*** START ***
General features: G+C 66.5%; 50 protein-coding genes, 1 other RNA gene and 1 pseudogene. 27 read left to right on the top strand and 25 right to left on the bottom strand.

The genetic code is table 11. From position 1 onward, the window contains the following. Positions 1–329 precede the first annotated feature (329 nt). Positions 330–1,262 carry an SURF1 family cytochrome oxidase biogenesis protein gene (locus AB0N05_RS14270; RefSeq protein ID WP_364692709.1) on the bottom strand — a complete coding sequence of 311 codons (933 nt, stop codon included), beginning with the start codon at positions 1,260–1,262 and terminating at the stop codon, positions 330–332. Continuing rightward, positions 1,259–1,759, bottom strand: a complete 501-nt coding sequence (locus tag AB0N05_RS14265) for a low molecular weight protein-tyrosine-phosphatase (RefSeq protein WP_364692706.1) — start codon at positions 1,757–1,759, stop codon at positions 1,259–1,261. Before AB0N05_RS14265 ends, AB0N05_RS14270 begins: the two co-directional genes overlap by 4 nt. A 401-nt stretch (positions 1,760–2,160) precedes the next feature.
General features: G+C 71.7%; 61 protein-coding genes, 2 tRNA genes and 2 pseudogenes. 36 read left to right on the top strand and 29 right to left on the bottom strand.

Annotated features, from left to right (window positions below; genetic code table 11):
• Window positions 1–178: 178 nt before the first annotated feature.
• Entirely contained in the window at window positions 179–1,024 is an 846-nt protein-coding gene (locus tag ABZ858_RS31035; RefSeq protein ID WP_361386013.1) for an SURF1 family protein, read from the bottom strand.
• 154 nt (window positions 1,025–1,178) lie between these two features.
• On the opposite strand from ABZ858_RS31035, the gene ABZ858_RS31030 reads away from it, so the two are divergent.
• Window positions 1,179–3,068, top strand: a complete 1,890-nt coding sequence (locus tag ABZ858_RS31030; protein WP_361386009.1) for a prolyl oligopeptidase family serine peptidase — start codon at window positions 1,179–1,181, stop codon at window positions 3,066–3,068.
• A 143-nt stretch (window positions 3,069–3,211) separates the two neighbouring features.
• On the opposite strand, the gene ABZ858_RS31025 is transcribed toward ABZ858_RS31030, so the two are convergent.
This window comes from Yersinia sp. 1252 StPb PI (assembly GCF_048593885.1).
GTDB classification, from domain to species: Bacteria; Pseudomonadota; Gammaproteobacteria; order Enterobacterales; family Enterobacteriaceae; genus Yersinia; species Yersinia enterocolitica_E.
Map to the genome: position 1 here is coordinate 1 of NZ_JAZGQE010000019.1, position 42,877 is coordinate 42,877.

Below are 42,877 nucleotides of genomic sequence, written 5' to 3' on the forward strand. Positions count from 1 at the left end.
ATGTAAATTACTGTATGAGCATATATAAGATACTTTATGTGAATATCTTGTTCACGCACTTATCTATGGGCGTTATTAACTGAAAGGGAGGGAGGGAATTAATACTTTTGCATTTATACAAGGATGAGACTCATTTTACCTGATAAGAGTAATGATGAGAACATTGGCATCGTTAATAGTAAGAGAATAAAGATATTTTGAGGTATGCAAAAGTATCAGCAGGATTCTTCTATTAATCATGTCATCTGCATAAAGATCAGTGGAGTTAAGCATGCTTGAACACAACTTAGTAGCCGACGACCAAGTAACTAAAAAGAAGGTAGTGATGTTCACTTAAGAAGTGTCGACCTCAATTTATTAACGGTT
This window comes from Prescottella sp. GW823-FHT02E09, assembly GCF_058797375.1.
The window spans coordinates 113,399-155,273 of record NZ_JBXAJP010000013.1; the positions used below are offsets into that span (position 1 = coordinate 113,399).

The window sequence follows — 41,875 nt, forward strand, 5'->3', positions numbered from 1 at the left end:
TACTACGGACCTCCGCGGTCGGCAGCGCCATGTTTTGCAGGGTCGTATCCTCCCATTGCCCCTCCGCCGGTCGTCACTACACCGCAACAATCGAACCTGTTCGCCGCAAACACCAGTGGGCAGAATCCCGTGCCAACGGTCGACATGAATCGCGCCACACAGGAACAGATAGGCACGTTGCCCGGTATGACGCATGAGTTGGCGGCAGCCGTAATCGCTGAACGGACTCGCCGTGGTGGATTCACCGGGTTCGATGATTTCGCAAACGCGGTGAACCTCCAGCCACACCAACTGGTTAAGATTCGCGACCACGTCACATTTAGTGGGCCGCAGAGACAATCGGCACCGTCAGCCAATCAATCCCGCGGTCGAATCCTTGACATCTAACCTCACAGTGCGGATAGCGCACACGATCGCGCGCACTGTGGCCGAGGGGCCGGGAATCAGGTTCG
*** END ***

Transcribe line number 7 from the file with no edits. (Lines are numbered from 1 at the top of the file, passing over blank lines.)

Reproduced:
• 154 nt (window positions 1,025–1,178) lie between these two features.